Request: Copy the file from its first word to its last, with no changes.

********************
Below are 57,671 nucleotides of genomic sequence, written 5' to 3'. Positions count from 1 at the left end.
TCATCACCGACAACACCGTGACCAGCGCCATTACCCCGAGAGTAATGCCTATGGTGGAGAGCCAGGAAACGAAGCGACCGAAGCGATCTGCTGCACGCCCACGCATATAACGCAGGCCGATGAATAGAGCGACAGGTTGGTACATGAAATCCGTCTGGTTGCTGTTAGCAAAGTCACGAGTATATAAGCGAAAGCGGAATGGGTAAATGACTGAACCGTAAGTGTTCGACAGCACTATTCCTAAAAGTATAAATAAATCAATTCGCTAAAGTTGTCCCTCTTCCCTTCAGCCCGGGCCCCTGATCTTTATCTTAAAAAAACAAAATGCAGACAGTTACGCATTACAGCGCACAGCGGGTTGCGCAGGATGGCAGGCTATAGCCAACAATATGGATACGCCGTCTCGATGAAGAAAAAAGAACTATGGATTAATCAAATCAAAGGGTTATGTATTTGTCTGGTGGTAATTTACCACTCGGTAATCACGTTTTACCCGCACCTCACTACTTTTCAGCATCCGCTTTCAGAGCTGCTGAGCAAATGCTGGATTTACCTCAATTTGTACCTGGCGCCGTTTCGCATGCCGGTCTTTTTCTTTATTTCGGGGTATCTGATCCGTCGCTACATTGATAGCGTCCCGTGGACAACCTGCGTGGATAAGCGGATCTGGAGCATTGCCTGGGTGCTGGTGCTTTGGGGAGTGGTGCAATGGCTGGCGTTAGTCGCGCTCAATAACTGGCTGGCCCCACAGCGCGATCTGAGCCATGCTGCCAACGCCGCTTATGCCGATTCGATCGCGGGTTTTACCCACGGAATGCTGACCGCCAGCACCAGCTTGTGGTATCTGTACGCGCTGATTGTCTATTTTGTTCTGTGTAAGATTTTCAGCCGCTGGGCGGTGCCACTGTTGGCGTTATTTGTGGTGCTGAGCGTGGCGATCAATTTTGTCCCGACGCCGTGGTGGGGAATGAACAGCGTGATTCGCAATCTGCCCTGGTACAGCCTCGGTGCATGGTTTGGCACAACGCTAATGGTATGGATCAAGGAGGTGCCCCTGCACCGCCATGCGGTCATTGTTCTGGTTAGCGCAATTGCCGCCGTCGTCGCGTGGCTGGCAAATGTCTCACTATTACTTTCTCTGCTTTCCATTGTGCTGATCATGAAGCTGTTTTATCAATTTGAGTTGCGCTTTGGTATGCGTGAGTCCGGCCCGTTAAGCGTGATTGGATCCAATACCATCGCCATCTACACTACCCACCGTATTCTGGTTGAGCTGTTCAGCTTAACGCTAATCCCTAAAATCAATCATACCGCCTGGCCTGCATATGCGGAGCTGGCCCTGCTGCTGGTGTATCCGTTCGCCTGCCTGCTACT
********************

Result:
Below are 57,671 nucleotides of genomic sequence, written 5' to 3'. Positions count from 1 at the left end.
TCATCACCGACAACACCGTGACCAGCGCCATTACCCCGAGAGTAATGCCTATGGTGGAGAGCCAGGAAACGAAGCGACCGAAGCGATCTGCTGCACGCCCACGCATATAACGCAGGCCGATGAATAGAGCGACAGGTTGGTACATGAAATCCGTCTGGTTGCTGTTAGCAAAGTCACGAGTATATAAGCGAAAGCGGAATGGGTAAATGACTGAACCGTAAGTGTTCGACAGCACTATTCCTAAAAGTATAAATAAATCAATTCGCTAAAGTTGTCCCTCTTCCCTTCAGCCCGGGCCCCTGATCTTTATCTTAAAAAAACAAAATGCAGACAGTTACGCATTACAGCGCACAGCGGGTTGCGCAGGATGGCAGGCTATAGCCAACAATATGGATACGCCGTCTCGATGAAGAAAAAAGAACTATGGATTAATCAAATCAAAGGGTTATGTATTTGTCTGGTGGTAATTTACCACTCGGTAATCACGTTTTACCCGCACCTCACTACTTTTCAGCATCCGCTTTCAGAGCTGCTGAGCAAATGCTGGATTTACCTCAATTTGTACCTGGCGCCGTTTCGCATGCCGGTCTTTTTCTTTATTTCGGGGTATCTGATCCGTCGCTACATTGATAGCGTCCCGTGGACAACCTGCGTGGATAAGCGGATCTGGAGCATTGCCTGGGTGCTGGTGCTTTGGGGAGTGGTGCAATGGCTGGCGTTAGTCGCGCTCAATAACTGGCTGGCCCCACAGCGCGATCTGAGCCATGCTGCCAACGCCGCTTATGCCGATTCGATCGCGGGTTTTACCCACGGAATGCTGACCGCCAGCACCAGCTTGTGGTATCTGTACGCGCTGATTGTCTATTTTGTTCTGTGTAAGATTTTCAGCCGCTGGGCGGTGCCACTGTTGGCGTTATTTGTGGTGCTGAGCGTGGCGATCAATTTTGTCCCGACGCCGTGGTGGGGAATGAACAGCGTGATTCGCAATCTGCCCTGGTACAGCCTCGGTGCATGGTTTGGCACAACGCTAATGGTATGGATCAAGGAGGTGCCCCTGCACCGCCATGCGGTCATTGTTCTGGTTAGCGCAATTGCCGCCGTCGTCGCGTGGCTGGCAAATGTCTCACTATTACTTTCTCTGCTTTCCATTGTGCTGATCATGAAGCTGTTTTATCAATTTGAGTTGCGCTTTGGTATGCGTGAGTCCGGCCCGTTAAGCGTGATTGGATCCAATACCATCGCCATCTACACTACCCACCGTATTCTGGTTGAGCTGTTCAGCTTAACGCTAATCCCTAAAATCAATCATACCGCCTGGCCTGCATATGCGGAGCTGGCCCTGCTGCTGGTGTATCCGTTCGCCTGCCTGCTACT